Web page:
Every surety bond establishes a legally binding contract among three parties referred to as the “obligee,” the “principal,” and the “surety.”
- The obligee is the state’s lottery commission or other state entity requiring the bond.
- The principal is the lottery retailer required to purchase the bond, and
- The surety is the bond’s guarantor.
The obligee determines when a lottery bond is required and the required bond amount, then establishes the rules to follow to avoid claims against the bond. The principal must comply with those rules and is legally obligated to pay all valid claims for damages. The surety sets the premium rate for each applicant, investigates claims to determine their legitimacy, and guarantees their payment.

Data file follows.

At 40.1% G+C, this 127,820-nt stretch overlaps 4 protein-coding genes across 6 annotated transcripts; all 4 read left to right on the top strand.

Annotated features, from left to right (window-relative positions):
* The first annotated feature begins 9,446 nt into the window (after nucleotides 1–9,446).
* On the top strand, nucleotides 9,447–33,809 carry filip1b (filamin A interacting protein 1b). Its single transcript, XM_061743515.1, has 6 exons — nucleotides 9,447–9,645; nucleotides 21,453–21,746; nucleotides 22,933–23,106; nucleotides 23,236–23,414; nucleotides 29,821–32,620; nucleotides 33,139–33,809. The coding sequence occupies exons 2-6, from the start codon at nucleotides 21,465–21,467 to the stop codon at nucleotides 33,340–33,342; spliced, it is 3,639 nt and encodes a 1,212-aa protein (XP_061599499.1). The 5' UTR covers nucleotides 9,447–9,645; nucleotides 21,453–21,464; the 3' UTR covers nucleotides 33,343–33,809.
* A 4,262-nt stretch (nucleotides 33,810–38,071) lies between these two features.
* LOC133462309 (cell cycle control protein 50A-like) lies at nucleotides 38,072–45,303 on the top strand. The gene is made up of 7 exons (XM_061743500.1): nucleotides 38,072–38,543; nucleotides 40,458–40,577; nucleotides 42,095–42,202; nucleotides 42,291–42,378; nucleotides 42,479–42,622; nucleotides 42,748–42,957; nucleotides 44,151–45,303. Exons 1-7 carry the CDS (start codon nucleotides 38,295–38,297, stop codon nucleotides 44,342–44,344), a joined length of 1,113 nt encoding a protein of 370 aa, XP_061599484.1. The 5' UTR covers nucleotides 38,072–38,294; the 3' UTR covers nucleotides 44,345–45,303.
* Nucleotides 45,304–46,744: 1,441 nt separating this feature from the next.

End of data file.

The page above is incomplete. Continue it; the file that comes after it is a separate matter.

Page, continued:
Because of that guarantee, the surety will pay a valid claim initially, to be reimbursed by the principal. Both the surety and the obligee are indemnified against any legal responsibility for damages caused by the principal.
The cost of a lottery bond is the product of multiplying the bond amount required by the obligee and the premium rate set by the surety. With this, the better the principal’s credit score, the lower the premium rate. An average rate for those with good credit is between one and three percent.